It’s that time of year when we look into the future and predict where museums will go in 2015, as well as looking back on what we predicted for 2014.
Here are our seven predictions for 2015.
1. The question of financial sustainability, already strong a year ago, now dominates the beginning, middle and end of every conversation in the cultural sector – particularly if you are outside the charmed circle of the M25. Everyone is watching everyone else, looking to see if they have found the Holy Grail of making money. Two interesting moves are Bury Art Museum’s journey to China and the coming of the North West’s spectacular collection to Two Temple Place in London. But as everyone grabs at the same solutions and chases the same audience, some areas – such as building temporary exhibition spaces in London – are starting to look very crowded indeed.
2. Local Authorities continue, as predicted, their schizophrenic attitude to culture. Some still believe they can’t afford it but plenty more are hoping that museums could become a tourist gold mine. We have even heard of local authorities taking back museums that they have farmed out into trusts – clearly believing that they could do a better job themselves.
3. The ‘new building solution’, and even more so ‘the iconic new building’ solution, is looking increasingly problematic. For every museum that wins an HLF bid to build a new building, there are dozens more who don’t – and who will have to find another way to bring in more visitors.
4. Digital. Ah, digital – which, as predicted, is emerging steadily from the shadows. In the staid world of museums it still has a wild west flavour (which is no bad thing because that way it will continue to experiment) but even the most cautious of museum directors is beginning to eye it up and to wonder if that way lies financial salvation. As the digital cutting-edge races forwards, it leaves many gaps behind. Have you ever come across an online collection of artefacts so seductive and compelling that you’ve put down your novel and thought, ‘Wow, I have to look at that instead.’ No, I haven’t either.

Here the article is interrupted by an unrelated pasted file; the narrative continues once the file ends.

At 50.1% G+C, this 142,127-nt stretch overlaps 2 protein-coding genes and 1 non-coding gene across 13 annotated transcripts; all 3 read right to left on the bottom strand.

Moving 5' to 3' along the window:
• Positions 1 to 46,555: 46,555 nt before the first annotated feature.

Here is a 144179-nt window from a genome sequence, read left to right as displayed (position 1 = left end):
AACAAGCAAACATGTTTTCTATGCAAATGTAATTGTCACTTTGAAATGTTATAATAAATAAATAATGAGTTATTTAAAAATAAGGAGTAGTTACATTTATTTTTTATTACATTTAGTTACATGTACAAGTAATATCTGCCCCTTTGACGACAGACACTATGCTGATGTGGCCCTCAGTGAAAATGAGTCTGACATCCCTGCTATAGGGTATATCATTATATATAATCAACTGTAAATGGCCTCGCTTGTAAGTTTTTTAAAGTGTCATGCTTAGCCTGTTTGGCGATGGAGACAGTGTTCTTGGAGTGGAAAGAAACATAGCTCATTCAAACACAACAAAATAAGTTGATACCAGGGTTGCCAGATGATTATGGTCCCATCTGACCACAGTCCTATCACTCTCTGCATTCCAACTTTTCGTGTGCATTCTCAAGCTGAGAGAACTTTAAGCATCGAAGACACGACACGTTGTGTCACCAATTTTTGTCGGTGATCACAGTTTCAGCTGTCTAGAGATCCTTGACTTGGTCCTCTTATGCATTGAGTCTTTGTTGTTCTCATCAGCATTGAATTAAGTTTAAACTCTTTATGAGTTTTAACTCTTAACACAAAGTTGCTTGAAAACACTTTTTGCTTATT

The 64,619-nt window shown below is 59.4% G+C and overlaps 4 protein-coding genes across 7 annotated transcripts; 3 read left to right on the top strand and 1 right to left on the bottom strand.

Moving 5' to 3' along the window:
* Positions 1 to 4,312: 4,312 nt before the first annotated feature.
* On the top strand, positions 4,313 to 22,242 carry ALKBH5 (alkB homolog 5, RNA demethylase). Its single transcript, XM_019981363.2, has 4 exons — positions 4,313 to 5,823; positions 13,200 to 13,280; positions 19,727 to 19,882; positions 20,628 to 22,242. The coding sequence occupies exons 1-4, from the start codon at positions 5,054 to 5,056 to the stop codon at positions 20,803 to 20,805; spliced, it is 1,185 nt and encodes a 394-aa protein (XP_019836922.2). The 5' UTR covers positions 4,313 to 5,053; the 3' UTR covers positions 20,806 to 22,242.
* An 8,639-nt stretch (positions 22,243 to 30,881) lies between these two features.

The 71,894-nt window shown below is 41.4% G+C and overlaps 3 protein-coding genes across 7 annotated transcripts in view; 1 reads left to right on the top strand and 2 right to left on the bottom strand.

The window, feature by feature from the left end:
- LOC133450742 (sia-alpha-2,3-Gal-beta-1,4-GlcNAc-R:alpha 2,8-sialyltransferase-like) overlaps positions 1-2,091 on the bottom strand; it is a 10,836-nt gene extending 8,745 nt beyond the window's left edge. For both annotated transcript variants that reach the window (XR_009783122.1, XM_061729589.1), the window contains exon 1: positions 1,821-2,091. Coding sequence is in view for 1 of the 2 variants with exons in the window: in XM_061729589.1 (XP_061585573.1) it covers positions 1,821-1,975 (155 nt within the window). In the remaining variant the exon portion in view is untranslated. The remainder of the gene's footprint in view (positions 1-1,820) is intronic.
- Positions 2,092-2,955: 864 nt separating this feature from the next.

5. Art installations. In the aftermath of the Poppies there will be plenty more of these, some wonderful, some terrible, and some in between. But it was ever thus.
6. Fixed-ness versus Fluidity. The old, fixed, thing-world of museums is starting to change. It’s partly the love affair with events, festivals and performances (now seen as the new way to make money), partly the rise of the parallel universe that is Digital. I have even heard it questioned whether a museum and a building should be thought of as one and the same? This an association that has been around since about 1750 so its demise would be big indeed. As for events, festivals and performances, as these get more and more important museums are learning the skills of cultural programming, and entering the domain of cultural impressarios. Truly the world is changing.
7. And then there is the pursuit of Cultural Quarters, which are on everyone’s wish list. The success of South Kensington and the South Bank (both in London) means that every town and city hopes that they can use culture to bring people together, to build events and communities, and to encourage secondary spending. A cultural quarter has become the ultimate prize. Museums which, up til now, have stood in glorious isolation are now rapidly trying to build one around themselves. But creating a successful cultural quarter is trickier and more subtle than it looks. This is a challenge that will run and run.
We can’t say that 2015 will be easy for museums, but it will certainly be interesting – because, alas, we live in interesting times.
Happy New Year.